By Amanda Beeler
Photo by Frank Pinc
Alena Murguia and her son Connor Uphues of Berwyn.
Before she became a mother in October 2001, Kristyn Terpinas expected to take four months of leave and return part-time to her job as a marketing manager for United Airlines. Thanks to her in-laws, she even had free childcare available.
But Terpinas, 35, never took advantage of the free babysitting. After trying unsuccessfully to negotiate a part-time schedule at the troubled airline, she chose to stay home with her daughter, now 1.
"I really enjoy being home with her," Terpinas says. "Now that I’ve been home I couldn’t imagine going back."
She isn’t alone.
Whether they choose to leave the workforce to be with their infants, are unable to negotiate a flexible work schedule, or are unemployed, more women are staying home after their babies are born.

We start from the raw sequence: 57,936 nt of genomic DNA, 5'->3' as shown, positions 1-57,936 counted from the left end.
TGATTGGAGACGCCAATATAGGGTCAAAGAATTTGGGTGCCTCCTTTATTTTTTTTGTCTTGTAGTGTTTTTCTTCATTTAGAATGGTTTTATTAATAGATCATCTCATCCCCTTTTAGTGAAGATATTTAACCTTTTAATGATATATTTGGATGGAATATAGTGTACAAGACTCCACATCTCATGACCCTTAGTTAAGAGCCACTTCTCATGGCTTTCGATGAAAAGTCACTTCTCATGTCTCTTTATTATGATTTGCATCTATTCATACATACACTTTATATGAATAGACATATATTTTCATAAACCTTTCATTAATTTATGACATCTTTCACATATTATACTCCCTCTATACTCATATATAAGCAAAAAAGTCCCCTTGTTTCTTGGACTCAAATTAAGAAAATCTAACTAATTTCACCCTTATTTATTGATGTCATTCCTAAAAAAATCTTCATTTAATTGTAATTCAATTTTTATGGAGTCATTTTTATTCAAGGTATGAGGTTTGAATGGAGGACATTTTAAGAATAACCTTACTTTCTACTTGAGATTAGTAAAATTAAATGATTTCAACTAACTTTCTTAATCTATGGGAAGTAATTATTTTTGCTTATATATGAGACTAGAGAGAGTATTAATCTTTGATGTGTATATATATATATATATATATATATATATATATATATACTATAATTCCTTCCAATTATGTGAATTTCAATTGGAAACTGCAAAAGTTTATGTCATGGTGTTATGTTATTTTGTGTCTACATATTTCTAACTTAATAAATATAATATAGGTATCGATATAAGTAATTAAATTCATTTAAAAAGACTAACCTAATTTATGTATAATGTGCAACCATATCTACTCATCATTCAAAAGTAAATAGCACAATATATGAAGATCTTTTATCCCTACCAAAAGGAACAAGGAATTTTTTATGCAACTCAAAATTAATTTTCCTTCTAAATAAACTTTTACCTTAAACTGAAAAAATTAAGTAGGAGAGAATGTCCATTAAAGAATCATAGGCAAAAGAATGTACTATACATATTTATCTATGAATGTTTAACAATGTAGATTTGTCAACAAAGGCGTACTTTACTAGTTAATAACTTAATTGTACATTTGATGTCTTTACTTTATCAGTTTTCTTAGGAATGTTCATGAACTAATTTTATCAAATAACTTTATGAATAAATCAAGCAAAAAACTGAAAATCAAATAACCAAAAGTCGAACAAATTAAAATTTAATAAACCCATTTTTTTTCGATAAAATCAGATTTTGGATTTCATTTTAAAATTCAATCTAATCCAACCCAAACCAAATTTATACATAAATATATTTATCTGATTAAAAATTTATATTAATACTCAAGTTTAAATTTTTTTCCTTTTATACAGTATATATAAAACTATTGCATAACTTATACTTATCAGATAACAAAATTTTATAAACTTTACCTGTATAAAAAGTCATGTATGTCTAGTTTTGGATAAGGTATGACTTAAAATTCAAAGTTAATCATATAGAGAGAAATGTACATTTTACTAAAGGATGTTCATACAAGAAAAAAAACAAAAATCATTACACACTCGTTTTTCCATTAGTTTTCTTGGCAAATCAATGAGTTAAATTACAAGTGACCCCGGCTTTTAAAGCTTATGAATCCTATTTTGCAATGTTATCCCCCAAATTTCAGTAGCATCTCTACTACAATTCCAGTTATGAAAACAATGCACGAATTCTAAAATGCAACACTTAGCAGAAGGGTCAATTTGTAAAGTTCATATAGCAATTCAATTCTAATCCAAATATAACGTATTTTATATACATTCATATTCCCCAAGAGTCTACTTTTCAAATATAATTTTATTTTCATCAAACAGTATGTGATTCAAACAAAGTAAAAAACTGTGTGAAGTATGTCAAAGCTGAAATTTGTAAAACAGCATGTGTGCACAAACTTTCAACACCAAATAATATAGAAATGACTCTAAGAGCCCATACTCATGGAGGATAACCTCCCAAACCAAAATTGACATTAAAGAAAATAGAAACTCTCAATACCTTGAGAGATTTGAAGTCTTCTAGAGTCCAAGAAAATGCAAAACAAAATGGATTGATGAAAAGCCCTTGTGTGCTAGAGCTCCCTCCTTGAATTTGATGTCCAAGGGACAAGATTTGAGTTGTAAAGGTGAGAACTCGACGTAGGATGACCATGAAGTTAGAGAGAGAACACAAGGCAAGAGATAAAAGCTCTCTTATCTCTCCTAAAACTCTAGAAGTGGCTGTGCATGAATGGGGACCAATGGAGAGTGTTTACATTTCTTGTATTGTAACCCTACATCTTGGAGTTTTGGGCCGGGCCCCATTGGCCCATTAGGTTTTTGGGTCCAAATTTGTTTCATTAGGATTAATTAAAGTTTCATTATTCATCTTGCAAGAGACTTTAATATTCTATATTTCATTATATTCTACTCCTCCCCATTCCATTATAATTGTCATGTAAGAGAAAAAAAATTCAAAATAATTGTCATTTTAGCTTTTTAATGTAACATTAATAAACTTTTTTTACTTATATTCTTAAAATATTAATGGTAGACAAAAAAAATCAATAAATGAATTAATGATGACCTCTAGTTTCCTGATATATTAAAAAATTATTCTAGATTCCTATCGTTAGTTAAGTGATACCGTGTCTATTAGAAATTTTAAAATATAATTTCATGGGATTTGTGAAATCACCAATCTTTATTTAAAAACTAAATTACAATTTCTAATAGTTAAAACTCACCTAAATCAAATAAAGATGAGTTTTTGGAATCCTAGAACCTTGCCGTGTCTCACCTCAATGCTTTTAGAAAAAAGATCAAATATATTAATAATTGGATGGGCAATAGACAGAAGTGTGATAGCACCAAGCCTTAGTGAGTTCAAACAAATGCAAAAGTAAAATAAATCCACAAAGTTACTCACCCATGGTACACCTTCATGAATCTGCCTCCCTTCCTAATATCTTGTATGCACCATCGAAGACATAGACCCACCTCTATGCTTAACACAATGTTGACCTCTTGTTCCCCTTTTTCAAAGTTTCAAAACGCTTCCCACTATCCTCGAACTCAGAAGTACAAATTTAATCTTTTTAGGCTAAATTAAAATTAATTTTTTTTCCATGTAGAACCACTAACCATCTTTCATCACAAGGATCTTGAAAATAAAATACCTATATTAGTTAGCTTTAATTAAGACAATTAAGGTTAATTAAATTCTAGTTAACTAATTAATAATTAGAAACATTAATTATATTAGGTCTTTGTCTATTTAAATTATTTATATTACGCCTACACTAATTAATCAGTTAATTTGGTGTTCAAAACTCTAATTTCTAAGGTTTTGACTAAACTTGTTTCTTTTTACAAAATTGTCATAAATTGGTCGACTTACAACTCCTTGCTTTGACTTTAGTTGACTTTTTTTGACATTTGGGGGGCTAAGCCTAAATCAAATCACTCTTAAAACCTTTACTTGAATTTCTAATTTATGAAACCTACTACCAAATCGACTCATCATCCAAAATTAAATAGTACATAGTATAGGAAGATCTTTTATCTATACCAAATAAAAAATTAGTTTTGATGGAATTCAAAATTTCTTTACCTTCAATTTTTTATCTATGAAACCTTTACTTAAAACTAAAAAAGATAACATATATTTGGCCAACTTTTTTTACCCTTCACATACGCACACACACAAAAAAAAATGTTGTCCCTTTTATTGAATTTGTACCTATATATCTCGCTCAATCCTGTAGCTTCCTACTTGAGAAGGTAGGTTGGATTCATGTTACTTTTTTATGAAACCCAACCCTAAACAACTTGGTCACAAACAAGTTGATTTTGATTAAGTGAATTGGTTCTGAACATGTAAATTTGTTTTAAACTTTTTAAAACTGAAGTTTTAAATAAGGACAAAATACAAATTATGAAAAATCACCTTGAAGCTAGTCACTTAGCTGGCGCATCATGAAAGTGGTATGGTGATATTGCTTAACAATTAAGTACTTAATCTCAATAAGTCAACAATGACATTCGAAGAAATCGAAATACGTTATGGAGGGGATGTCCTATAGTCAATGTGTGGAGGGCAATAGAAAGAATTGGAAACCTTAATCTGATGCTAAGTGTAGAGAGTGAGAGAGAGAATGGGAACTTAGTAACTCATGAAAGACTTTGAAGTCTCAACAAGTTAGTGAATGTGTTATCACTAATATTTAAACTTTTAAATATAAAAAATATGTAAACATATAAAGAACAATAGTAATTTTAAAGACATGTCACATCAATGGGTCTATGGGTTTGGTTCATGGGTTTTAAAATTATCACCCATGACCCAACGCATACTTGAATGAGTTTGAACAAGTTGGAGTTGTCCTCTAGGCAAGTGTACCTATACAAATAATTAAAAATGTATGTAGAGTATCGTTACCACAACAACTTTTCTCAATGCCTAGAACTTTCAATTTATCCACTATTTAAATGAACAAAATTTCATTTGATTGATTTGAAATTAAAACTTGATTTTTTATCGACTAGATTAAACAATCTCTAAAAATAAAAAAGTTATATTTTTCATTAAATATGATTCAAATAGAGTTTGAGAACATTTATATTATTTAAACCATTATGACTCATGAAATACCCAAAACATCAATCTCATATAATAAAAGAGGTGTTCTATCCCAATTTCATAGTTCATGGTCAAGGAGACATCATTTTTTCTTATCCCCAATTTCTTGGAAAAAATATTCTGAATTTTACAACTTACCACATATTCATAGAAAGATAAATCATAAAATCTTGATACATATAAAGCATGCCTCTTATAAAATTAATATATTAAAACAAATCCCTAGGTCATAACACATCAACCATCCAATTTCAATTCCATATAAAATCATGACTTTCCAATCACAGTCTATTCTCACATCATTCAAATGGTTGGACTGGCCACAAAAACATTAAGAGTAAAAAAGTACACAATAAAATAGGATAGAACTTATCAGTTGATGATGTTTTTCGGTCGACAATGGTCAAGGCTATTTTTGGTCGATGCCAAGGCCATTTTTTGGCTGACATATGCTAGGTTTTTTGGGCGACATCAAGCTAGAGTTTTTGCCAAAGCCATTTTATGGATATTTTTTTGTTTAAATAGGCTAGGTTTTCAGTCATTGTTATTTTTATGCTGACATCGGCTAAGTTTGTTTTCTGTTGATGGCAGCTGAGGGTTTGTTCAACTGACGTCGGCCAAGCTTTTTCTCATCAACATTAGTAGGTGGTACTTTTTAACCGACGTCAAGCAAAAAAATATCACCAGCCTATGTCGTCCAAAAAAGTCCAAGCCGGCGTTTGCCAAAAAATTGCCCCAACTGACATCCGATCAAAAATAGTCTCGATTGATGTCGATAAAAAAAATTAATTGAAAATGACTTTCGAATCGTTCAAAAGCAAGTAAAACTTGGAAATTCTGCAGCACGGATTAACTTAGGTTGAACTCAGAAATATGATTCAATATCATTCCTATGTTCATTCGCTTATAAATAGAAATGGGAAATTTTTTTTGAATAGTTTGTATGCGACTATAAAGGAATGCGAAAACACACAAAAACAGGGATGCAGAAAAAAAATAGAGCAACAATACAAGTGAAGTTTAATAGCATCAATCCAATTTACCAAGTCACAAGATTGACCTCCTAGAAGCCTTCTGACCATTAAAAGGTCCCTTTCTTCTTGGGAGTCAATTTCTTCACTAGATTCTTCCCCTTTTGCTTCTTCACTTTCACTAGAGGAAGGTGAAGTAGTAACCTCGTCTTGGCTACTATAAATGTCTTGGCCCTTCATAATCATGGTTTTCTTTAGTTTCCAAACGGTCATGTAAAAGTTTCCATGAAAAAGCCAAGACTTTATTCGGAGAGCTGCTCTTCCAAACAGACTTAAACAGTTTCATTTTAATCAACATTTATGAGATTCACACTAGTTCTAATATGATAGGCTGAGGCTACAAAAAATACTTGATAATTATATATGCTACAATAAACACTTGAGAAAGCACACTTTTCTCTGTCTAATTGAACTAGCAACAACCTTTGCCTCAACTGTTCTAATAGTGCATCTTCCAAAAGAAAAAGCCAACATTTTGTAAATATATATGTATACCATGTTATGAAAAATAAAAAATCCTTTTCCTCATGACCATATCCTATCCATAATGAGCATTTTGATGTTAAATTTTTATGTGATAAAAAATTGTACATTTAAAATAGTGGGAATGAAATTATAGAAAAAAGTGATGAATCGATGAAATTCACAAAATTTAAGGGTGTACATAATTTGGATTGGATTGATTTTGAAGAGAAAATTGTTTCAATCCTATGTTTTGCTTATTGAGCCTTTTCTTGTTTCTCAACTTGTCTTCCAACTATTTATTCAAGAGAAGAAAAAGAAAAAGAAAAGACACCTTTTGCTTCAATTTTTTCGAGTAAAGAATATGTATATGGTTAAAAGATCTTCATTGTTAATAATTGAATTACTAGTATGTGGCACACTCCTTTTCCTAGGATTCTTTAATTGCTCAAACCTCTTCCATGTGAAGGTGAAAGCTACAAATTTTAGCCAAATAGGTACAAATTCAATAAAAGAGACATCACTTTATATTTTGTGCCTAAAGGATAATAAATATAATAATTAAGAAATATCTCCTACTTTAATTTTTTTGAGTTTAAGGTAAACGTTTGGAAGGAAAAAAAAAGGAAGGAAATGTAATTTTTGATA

According to the U.S. Bureau of Labor Statistics, 50.6 percent of women with children under 1 were working in 2001 compared to 53.6 percent in 1988. And in 2001 the unemployment rate for mothers with children under 1 rose to 7.7 percent compared with 6.6 percent in 2000.
While more women return to work as their children get older, the number of households with one parent at home continues to inch up. In 2001, about 42 percent of families with children under 6 included one married parent who did not work. In more than 91 percent of those households, the mother was the parent who stayed home.
"Barring crises, what women first think they will do and what they end up doing are different," says Joanne Brundage, an Elmhurst mother of three who 15 years ago started Mothers and More, a national organization for mothers. "We see a lot of women not going back as soon or as full force as they thought they would."